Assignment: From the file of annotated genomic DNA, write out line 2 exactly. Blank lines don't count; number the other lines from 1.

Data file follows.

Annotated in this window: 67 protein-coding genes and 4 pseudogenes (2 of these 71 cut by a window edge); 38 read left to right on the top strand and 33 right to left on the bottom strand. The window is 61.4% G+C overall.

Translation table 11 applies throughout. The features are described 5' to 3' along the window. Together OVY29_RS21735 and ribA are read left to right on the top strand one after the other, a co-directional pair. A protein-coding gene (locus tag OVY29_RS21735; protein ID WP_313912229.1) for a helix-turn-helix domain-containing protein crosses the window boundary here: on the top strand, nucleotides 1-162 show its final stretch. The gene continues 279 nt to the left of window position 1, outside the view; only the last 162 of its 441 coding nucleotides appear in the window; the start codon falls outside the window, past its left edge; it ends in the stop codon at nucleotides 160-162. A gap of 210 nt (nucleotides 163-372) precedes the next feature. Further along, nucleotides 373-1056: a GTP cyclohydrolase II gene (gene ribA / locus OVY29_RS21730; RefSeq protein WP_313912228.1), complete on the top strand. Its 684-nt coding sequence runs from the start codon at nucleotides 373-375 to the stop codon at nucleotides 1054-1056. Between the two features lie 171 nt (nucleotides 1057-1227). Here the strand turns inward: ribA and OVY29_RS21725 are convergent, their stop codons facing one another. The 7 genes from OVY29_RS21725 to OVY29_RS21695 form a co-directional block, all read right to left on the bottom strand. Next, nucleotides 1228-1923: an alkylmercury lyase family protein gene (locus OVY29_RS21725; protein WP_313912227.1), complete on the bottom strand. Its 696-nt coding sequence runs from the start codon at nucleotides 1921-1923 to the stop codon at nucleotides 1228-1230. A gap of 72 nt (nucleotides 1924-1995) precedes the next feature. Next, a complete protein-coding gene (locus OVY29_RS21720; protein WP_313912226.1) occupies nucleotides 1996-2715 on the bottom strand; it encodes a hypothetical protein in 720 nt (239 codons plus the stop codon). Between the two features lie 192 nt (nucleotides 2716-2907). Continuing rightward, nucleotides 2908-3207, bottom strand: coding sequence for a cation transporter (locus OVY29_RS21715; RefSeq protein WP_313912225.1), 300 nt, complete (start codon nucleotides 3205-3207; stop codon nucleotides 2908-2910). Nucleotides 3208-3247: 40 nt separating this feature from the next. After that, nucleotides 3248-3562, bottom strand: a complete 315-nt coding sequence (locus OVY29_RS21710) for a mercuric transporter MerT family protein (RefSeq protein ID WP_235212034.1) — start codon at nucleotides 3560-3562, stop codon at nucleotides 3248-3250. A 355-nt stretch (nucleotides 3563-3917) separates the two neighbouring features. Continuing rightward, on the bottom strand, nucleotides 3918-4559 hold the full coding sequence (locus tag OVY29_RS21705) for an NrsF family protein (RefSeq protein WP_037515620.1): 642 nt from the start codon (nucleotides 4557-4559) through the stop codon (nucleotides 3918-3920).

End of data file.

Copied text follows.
Translation table 11 applies throughout. The features are described 5' to 3' along the window. Together OVY29_RS21735 and ribA are read left to right on the top strand one after the other, a co-directional pair. A protein-coding gene (locus tag OVY29_RS21735; protein ID WP_313912229.1) for a helix-turn-helix domain-containing protein crosses the window boundary here: on the top strand, nucleotides 1-162 show its final stretch. The gene continues 279 nt to the left of window position 1, outside the view; only the last 162 of its 441 coding nucleotides appear in the window; the start codon falls outside the window, past its left edge; it ends in the stop codon at nucleotides 160-162. A gap of 210 nt (nucleotides 163-372) precedes the next feature. Further along, nucleotides 373-1056: a GTP cyclohydrolase II gene (gene ribA / locus OVY29_RS21730; RefSeq protein WP_313912228.1), complete on the top strand. Its 684-nt coding sequence runs from the start codon at nucleotides 373-375 to the stop codon at nucleotides 1054-1056. Between the two features lie 171 nt (nucleotides 1057-1227). Here the strand turns inward: ribA and OVY29_RS21725 are convergent, their stop codons facing one another. The 7 genes from OVY29_RS21725 to OVY29_RS21695 form a co-directional block, all read right to left on the bottom strand. Next, nucleotides 1228-1923: an alkylmercury lyase family protein gene (locus OVY29_RS21725; protein WP_313912227.1), complete on the bottom strand. Its 696-nt coding sequence runs from the start codon at nucleotides 1921-1923 to the stop codon at nucleotides 1228-1230. A gap of 72 nt (nucleotides 1924-1995) precedes the next feature. Next, a complete protein-coding gene (locus OVY29_RS21720; protein WP_313912226.1) occupies nucleotides 1996-2715 on the bottom strand; it encodes a hypothetical protein in 720 nt (239 codons plus the stop codon). Between the two features lie 192 nt (nucleotides 2716-2907). Continuing rightward, nucleotides 2908-3207, bottom strand: coding sequence for a cation transporter (locus OVY29_RS21715; RefSeq protein WP_313912225.1), 300 nt, complete (start codon nucleotides 3205-3207; stop codon nucleotides 2908-2910). Nucleotides 3208-3247: 40 nt separating this feature from the next. After that, nucleotides 3248-3562, bottom strand: a complete 315-nt coding sequence (locus OVY29_RS21710) for a mercuric transporter MerT family protein (RefSeq protein ID WP_235212034.1) — start codon at nucleotides 3560-3562, stop codon at nucleotides 3248-3250. A 355-nt stretch (nucleotides 3563-3917) separates the two neighbouring features. Continuing rightward, on the bottom strand, nucleotides 3918-4559 hold the full coding sequence (locus tag OVY29_RS21705) for an NrsF family protein (RefSeq protein WP_037515620.1): 642 nt from the start codon (nucleotides 4557-4559) through the stop codon (nucleotides 3918-3920).